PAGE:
- Views & Opinions
President Donald Trump denounced a federal judge who lifted the travel ban he had imposed on citizens of seven mainly Muslim countries, vowing that his administration would reinstate it as affected travelers scrambled to try to quickly enter the United States.
Last weekend thousands of people who had tickets to travel or immigrate to the United States were stopped in their tracks by Trump’s executive order to restrict entry for refugees and for people from Iran, Iraq, Libya, Somalia, Sudan, Syria and Yemen.
But a federal judge in Seattle on Feb. 3 temporarily blocked Trump’s order, allowing travel to resume.
The Justice Department is expected to quickly argue in court to reverse that decision.
In the meantime, people with valid visas were trying to book flights.
“The opinion of this so-called judge, which essentially takes law-enforcement away from our country, is ridiculous and will be overturned!” read Trump’s Twitter account. It is unusual for a president to attack a member of the judiciary, which is an independent arm of the U.S. government.
The court ruling was the first move in what could be months of legal challenges to Trump’s push to clamp down on immigration. His order set off chaos at airports across the United States last week where travelers were stranded and thousands of people gathered to protest.
“When a country is no longer able to say who can, and who cannot, come in & out, especially for reasons of safety & security – big trouble!” read the tweet on Trump’s account.
The Washington state lawsuit is the first to test the broad constitutionality of Trump’s travel ban, which has been condemned by rights groups that consider it discriminatory.
The State Department said almost 60,000 visas had been suspended because of Trump’s ban.
In Erbil, the capital of the Kurdish region of northern Iraq, Fuad Sharef and his family prepared to fly on Feb. 4 to Istanbul and then New York before starting a new life in Nashville, Tennessee.
“I am very happy that we are going to travel today. Finally, we made it,” said Sharef, who was stopped from boarding a New York-bound flight last week.
“I didn’t surrender and I fought for my right and other people’s right,” he told Reuters.
Trump’s executive order caused confusion from the time it was signed as border agents tried to figure out who it applied to and many legal permanent residents — “green card” holders — from the seven countries were temporarily detained at airports while trying to return to the United States.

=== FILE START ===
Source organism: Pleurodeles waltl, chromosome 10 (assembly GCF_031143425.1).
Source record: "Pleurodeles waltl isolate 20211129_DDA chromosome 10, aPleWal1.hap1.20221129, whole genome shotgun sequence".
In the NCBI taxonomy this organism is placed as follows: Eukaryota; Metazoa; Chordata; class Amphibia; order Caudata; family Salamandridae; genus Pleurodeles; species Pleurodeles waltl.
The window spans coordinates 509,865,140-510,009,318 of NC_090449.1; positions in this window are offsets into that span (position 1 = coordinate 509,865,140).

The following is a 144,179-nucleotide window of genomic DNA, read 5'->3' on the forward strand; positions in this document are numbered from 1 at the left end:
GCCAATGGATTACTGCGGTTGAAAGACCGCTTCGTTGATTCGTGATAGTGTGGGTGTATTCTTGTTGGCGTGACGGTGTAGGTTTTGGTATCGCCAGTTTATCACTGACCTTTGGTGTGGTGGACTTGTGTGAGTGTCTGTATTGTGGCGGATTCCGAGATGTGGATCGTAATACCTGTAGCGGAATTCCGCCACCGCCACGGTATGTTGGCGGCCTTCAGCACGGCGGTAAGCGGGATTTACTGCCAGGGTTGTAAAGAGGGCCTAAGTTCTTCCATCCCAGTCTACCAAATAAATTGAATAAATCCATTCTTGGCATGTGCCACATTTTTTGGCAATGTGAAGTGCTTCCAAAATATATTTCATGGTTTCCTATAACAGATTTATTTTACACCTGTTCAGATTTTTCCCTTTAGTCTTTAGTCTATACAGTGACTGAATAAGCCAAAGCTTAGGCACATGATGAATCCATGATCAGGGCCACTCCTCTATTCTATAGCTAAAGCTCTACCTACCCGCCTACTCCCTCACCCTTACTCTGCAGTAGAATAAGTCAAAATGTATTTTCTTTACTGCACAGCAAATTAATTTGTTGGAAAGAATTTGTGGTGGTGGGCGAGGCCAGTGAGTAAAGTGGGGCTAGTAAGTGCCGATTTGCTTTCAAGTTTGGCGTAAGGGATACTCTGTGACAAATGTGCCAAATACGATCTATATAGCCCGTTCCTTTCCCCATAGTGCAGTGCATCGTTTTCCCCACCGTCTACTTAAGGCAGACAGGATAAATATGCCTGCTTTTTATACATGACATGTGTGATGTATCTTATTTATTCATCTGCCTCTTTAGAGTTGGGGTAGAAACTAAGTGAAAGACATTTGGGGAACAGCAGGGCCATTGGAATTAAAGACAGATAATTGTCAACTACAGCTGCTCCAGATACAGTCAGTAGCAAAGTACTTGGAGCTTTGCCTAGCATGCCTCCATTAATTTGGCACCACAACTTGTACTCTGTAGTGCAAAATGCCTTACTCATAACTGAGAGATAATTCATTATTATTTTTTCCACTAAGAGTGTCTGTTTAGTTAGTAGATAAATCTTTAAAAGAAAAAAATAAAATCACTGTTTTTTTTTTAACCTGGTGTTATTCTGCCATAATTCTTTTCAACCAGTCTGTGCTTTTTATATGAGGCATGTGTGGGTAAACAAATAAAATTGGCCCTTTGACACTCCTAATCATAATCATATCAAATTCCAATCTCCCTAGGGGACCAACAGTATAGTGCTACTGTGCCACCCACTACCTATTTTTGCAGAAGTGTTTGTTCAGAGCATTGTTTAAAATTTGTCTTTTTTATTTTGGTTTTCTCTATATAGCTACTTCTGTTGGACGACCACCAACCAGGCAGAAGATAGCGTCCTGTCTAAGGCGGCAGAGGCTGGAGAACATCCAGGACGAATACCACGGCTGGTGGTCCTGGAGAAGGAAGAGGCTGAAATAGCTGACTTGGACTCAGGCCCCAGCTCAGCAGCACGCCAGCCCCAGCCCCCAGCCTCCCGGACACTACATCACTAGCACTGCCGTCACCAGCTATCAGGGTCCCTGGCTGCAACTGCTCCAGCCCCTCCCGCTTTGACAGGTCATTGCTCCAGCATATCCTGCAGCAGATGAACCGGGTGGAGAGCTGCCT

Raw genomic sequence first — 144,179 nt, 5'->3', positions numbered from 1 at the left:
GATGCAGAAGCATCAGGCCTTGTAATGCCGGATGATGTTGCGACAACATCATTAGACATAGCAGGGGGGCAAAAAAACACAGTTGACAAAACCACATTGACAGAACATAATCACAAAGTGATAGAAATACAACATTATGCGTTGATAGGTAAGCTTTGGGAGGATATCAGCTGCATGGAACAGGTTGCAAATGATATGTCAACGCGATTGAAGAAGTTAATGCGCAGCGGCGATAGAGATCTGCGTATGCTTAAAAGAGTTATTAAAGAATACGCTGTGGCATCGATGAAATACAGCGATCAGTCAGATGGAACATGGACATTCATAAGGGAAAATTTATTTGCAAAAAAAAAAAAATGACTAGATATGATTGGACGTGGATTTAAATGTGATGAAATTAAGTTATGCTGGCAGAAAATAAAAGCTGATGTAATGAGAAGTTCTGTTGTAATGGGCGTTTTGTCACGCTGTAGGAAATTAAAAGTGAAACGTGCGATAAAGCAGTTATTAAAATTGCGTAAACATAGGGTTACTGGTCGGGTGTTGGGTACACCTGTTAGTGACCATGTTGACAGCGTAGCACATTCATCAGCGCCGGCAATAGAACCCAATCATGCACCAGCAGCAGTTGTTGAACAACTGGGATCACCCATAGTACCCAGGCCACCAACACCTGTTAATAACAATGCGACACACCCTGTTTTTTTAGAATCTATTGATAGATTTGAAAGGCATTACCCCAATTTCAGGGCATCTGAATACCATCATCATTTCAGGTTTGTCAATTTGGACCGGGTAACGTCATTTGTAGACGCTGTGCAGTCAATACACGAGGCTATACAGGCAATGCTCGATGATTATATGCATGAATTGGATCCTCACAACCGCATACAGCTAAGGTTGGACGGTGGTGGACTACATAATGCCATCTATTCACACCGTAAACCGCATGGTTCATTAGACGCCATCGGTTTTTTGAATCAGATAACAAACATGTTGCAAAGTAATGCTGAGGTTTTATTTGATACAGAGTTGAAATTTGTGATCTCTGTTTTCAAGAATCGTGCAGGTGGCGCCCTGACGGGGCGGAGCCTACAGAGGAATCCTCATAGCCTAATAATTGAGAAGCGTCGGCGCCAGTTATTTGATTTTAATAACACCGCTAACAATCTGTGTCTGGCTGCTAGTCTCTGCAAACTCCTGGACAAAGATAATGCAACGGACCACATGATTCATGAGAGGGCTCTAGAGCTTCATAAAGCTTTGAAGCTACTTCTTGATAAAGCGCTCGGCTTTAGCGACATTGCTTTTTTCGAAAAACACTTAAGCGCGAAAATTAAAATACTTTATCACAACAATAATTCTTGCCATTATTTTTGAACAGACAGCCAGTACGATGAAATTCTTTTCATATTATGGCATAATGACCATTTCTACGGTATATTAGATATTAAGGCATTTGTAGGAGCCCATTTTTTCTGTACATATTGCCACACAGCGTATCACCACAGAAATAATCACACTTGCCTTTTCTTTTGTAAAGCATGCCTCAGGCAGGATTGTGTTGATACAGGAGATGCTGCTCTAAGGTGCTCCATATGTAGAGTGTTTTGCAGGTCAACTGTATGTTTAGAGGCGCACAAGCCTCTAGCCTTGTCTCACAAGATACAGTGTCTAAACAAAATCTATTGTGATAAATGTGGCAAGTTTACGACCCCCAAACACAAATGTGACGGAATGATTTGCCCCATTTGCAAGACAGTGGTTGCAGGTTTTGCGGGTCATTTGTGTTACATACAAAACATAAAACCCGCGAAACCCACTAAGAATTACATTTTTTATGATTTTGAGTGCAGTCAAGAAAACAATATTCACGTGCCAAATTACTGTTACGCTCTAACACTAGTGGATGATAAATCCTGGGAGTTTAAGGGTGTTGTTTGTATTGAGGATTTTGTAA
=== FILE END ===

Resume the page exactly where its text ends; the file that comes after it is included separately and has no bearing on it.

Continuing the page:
At Dulles International Airport outside Washington on Feb. 4, Cleveland gastroenterologist Maher Salam waited for his mother, Rukaieh Sarioul, to arrive from Riyadh.
Sarioul, a Syrian citizen who has a U.S. green card, was supposed to arrive a week ago but had delayed her plans because of the order.
Salam called Trump’s order “very discriminatory.”
“You cannot really separate the executive order from the rhetoric that Mr. Trump used during the campaign,” he said.
OnFeb. 4, a group of immigration lawyers, some holding signs in English and Arabic, gathered at New York’s John F. Kennedy International Airport, offering services to passengers arriving from overseas destinations.
“This is an instance where people could really slip through the cracks and get detained and nobody would know,” said John Biancamano, 35, an attorney volunteering his services.
And, in New York City, people protesting Trump’s travel ban gathered at the Stonewall Inn, site of the historic riots that launched the modern LGBT civil rights movement.
The Department of Homeland Security said it would return to normal procedures for screening travelers but that the Justice Department would file for an emergency stay of the order “at the earliest possible time.”
Some travelers told Reuters they were cautious about the sudden change. Overnight, some international airlines were uncertain about whether they could sell tickets to travelers from the countries listed in Trump’s ban.
“I will not say if I have hope or not. I wait, watch and then I build my hopes,” said Josephine Abu Assaleh, who was stopped from entering the United States after landing in Philadelphia last week with five members of her family.
Abu Assaleh, 60, and her family were granted U.S. visas in 2016, some 13 years after they initially made their applications.
“We left the matter with the lawyers. When they tell us the decision has been canceled, we will decide whether to go back or not,” she told Reuters in Damascus, speaking by telephone.
Virtually all refugees also were barred by Trump’s order, upending the lives of thousands of people who had spent years seeking asylum in the United States.
The court decision sent refugee advocacy and resettlement agencies scrambling to help people in the pipeline.
Iraqi refugee Nizar al-Qassab, 52, told Reuters in Lebanon: “If it really has been frozen, I thank God, because my wife and children should have been in America by now.”
He said his family had been due to travel to the United States for resettlement on Jan. 31. The trip was canceled two days before that and he was now waiting for a phone call from U.N. officials overseeing their case.
“It’s in God’s hands,” he said.